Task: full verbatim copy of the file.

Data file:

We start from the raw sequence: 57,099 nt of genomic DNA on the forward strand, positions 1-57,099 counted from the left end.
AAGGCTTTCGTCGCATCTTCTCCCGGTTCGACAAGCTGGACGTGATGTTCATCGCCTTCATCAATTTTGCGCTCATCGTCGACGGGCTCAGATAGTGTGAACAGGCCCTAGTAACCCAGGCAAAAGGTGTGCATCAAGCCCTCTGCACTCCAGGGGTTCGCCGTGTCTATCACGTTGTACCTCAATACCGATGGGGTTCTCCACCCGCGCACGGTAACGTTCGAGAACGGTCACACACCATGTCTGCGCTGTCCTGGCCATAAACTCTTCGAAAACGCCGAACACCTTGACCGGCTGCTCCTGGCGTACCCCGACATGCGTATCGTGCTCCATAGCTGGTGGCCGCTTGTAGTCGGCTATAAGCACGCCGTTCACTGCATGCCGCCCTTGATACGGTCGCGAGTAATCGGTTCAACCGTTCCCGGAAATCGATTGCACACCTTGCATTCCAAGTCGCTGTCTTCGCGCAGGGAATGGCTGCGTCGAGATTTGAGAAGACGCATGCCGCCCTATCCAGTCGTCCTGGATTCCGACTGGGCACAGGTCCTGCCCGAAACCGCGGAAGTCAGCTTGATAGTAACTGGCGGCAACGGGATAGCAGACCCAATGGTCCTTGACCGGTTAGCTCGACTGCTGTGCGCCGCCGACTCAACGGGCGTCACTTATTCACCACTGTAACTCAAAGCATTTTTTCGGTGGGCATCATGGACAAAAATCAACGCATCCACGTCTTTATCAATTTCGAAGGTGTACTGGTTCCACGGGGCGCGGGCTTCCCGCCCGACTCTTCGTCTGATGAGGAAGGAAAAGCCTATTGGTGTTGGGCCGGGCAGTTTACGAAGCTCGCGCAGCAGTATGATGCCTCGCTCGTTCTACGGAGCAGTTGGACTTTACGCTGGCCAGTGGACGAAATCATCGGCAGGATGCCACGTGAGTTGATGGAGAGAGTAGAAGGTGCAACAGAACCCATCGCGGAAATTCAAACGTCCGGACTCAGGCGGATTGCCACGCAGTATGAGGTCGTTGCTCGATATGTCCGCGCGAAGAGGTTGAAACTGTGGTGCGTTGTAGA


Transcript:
We start from the raw sequence: 57,099 nt of genomic DNA on the forward strand, positions 1-57,099 counted from the left end.
AAGGCTTTCGTCGCATCTTCTCCCGGTTCGACAAGCTGGACGTGATGTTCATCGCCTTCATCAATTTTGCGCTCATCGTCGACGGGCTCAGATAGTGTGAACAGGCCCTAGTAACCCAGGCAAAAGGTGTGCATCAAGCCCTCTGCACTCCAGGGGTTCGCCGTGTCTATCACGTTGTACCTCAATACCGATGGGGTTCTCCACCCGCGCACGGTAACGTTCGAGAACGGTCACACACCATGTCTGCGCTGTCCTGGCCATAAACTCTTCGAAAACGCCGAACACCTTGACCGGCTGCTCCTGGCGTACCCCGACATGCGTATCGTGCTCCATAGCTGGTGGCCGCTTGTAGTCGGCTATAAGCACGCCGTTCACTGCATGCCGCCCTTGATACGGTCGCGAGTAATCGGTTCAACCGTTCCCGGAAATCGATTGCACACCTTGCATTCCAAGTCGCTGTCTTCGCGCAGGGAATGGCTGCGTCGAGATTTGAGAAGACGCATGCCGCCCTATCCAGTCGTCCTGGATTCCGACTGGGCACAGGTCCTGCCCGAAACCGCGGAAGTCAGCTTGATAGTAACTGGCGGCAACGGGATAGCAGACCCAATGGTCCTTGACCGGTTAGCTCGACTGCTGTGCGCCGCCGACTCAACGGGCGTCACTTATTCACCACTGTAACTCAAAGCATTTTTTCGGTGGGCATCATGGACAAAAATCAACGCATCCACGTCTTTATCAATTTCGAAGGTGTACTGGTTCCACGGGGCGCGGGCTTCCCGCCCGACTCTTCGTCTGATGAGGAAGGAAAAGCCTATTGGTGTTGGGCCGGGCAGTTTACGAAGCTCGCGCAGCAGTATGATGCCTCGCTCGTTCTACGGAGCAGTTGGACTTTACGCTGGCCAGTGGACGAAATCATCGGCAGGATGCCACGTGAGTTGATGGAGAGAGTAGAAGGTGCAACAGAACCCATCGCGGAAATTCAAACGTCCGGACTCAGGCGGATTGCCACGCAGTATGAGGTCGTTGCTCGATATGTCCGCGCGAAGAGGTTGAAACTGTGGTGCGTTGTAGA